Adam Cox, an analyst with FutureSource Consulting, poses a few questions about whether the hype around 360-degree video is justified in the light of technological limitations. While his focus is commercial applications, the question he poses – whether 360-degree technology is a passing fad or something with a more solid future – is also applicable to consumers as well:
Much has been said about the potential for 360-degree video, and there’s no doubt that it, along with its more dynamic cousin, virtual reality, is a hugely exciting technology, but there are significant question marks over the commercial viability of 360 video, not least the question of finding the right content.
Within the world of traditional content, the most lucrative content types are movies and sport, which is problematic for 360 video because the new medium lends itself to short form content. Ask yourself this – do you want to sit watching a 90-minute football match or a two-hour film with a hot, heavy headset on your face? The answer is probably no, which is why the industry is concentrating on content of between 3-8 minutes: perfect for a short film or a highlights reel, but nothing longer. This will change as technology improves and headsets becoming lighter, but it is still a significant initial obstacle to overcome.
Sport is a slightly different proposition, as the idea of being able to virtually put a viewer in a stadium to watch their favourite team is extremely compelling on the face of it, but becomes more complex when looked at in detail. Speaking in broad terms, the reason many people want to go to sporting events is to feel the experience – to feel the buzz of the crowd and to say ‘I was there’. They don’t go for the view because even the best seats in the house aren’t as good a viewing experience as watching the match at home. This is the issue: although 360 video can let you feel as though you are part of the crowd to a certain extent you can’t say ‘I was there’, but the price for this is an inferior viewing experience. There are solutions to this that are being worked on (being able to ‘change seats’ to get the best view as the action moves around for example), but it means that the technology faces an uphill struggle to convince people it isn’t a gimmick in its early years.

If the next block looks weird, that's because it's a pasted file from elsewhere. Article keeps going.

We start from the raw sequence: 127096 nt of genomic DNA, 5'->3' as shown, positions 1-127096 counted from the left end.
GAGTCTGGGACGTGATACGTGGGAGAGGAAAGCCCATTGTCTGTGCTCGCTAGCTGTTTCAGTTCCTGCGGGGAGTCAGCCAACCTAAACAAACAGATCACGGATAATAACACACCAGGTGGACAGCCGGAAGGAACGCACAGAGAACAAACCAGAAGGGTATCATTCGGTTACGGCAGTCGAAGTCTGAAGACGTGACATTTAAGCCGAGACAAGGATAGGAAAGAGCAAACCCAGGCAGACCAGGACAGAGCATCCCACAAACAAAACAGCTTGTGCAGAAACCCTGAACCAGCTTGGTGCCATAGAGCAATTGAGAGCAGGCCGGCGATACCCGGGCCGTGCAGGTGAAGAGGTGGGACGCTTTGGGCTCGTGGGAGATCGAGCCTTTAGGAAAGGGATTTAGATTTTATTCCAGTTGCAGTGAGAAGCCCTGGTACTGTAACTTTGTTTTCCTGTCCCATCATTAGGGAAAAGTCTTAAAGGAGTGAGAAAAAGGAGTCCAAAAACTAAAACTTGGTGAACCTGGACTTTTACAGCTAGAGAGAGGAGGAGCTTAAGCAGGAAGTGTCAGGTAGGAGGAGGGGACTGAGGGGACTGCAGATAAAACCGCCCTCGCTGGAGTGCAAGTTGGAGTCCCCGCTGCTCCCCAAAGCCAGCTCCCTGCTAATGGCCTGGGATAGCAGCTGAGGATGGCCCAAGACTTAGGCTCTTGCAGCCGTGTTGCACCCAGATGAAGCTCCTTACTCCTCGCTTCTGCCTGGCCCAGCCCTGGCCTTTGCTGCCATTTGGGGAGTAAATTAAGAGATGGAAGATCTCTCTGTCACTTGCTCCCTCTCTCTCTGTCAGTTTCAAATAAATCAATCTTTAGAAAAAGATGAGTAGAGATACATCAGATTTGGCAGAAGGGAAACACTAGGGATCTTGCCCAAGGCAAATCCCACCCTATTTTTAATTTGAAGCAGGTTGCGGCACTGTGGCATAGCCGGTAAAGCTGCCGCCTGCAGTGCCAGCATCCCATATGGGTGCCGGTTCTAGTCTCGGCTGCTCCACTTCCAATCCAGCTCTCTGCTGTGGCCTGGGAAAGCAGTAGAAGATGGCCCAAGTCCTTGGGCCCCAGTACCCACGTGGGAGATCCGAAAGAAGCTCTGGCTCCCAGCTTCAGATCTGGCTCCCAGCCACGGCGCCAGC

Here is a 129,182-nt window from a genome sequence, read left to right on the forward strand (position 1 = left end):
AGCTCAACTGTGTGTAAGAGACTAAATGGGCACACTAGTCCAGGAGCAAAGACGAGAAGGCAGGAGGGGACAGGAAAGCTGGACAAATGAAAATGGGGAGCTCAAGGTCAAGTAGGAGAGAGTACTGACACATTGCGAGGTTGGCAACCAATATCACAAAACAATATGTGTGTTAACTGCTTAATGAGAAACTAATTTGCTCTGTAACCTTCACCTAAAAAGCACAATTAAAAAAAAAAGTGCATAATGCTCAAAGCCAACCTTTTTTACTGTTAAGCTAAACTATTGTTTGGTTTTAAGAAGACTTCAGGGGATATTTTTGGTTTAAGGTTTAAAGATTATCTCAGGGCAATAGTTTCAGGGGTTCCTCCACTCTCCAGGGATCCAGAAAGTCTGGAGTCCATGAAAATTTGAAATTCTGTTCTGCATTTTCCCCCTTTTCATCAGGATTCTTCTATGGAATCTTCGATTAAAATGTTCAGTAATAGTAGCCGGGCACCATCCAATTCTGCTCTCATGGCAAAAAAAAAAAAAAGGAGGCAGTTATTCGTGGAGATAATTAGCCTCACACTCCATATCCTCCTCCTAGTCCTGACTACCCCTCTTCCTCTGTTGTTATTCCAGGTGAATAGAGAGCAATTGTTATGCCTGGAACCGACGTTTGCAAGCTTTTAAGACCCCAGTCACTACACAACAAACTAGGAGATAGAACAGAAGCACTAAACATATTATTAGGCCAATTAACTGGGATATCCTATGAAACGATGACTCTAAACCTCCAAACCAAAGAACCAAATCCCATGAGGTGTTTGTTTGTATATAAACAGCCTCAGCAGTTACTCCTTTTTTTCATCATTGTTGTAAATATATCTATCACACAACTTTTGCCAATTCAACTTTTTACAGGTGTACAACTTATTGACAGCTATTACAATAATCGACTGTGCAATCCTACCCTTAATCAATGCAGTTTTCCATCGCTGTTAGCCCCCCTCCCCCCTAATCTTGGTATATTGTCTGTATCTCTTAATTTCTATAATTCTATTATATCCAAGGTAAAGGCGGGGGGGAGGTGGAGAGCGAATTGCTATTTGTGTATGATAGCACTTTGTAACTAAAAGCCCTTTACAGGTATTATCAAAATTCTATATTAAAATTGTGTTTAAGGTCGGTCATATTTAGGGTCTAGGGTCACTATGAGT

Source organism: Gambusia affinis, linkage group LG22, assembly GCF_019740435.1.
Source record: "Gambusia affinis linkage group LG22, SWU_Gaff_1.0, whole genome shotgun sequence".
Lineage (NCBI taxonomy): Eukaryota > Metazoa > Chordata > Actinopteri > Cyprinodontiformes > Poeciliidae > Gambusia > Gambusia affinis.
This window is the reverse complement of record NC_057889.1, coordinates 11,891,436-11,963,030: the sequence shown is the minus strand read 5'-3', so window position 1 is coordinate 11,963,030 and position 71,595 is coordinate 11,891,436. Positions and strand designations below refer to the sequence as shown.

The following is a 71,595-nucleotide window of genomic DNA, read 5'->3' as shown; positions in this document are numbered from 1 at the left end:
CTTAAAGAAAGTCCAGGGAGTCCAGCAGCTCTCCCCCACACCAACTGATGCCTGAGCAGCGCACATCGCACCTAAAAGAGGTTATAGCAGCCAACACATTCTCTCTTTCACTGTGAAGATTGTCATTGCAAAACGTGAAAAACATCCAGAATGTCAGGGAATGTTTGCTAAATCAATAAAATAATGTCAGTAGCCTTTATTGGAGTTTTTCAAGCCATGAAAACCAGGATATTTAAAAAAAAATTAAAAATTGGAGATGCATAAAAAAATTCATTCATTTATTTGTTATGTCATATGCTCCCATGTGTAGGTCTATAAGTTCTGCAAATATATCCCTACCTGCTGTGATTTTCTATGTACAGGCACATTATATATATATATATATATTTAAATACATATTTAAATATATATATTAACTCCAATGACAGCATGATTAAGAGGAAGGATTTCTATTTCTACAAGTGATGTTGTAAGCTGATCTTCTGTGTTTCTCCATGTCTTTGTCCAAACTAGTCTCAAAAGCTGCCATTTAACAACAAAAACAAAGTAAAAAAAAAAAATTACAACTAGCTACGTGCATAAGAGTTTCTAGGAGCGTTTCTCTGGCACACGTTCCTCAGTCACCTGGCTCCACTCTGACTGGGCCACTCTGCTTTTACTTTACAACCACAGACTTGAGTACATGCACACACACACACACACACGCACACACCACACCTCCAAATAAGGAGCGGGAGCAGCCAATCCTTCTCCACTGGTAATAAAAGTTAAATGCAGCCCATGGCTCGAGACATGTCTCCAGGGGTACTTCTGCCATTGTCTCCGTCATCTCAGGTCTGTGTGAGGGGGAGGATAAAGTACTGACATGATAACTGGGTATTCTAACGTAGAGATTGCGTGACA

Other content types such as documentaries and music videos are more suited to the technology, but will people be willing to pay for them in the same way they pay for sport and movies? Probably not.
The good news that in terms of distribution of content, no real investment needs to be made by content distributors to get 360 video into the hands of consumers. The only constraint (as ever) is bandwidth and with resolution so important in 360 video, this will be maxed out quite quickly. 360 therefore faces the same challenges as 4K, but things will improve for 360 as compression standards are optimised for the technology.
The tricky part comes when creating the content itself. This is still really seen as the Wild West, as uncharted territory, because most of the practices used to created traditional content up to now have had to have been thrown out of the window. How do you direct a viewer’s attention for example? With traditional content, this is done through editing and framing, in 360 simple editing is possible, but this is more to relocate the camera – editing cannot be used to direct attention or to fulfil another of its key functions – to generate empathy. Tricks such as audio and visual clues can be used, but this is still an area of development. And this is a problem.
There’s a finite amount of time when it’s accepted that there will be little to no return on investment for 360 video. After this, monetisation is key, but will people be prepared to pay for substandard, experimental content? Traditional content has taken 100+ years to reach where we are today and is the benchmark of what people expect in terms of quality of experience. 360 video is in Year Three. Content creators are therefore facing an uphill battle to create compelling content that will generate sufficient revenues to keep the 360 momentum moving. The potential for 360 video is incredibly exciting, but it faces an uncertain future.
– Adam Cox, analyst, Broadcast and Professional Video, FutureSource Consulting. First published by FutureSource Consulting, March 31.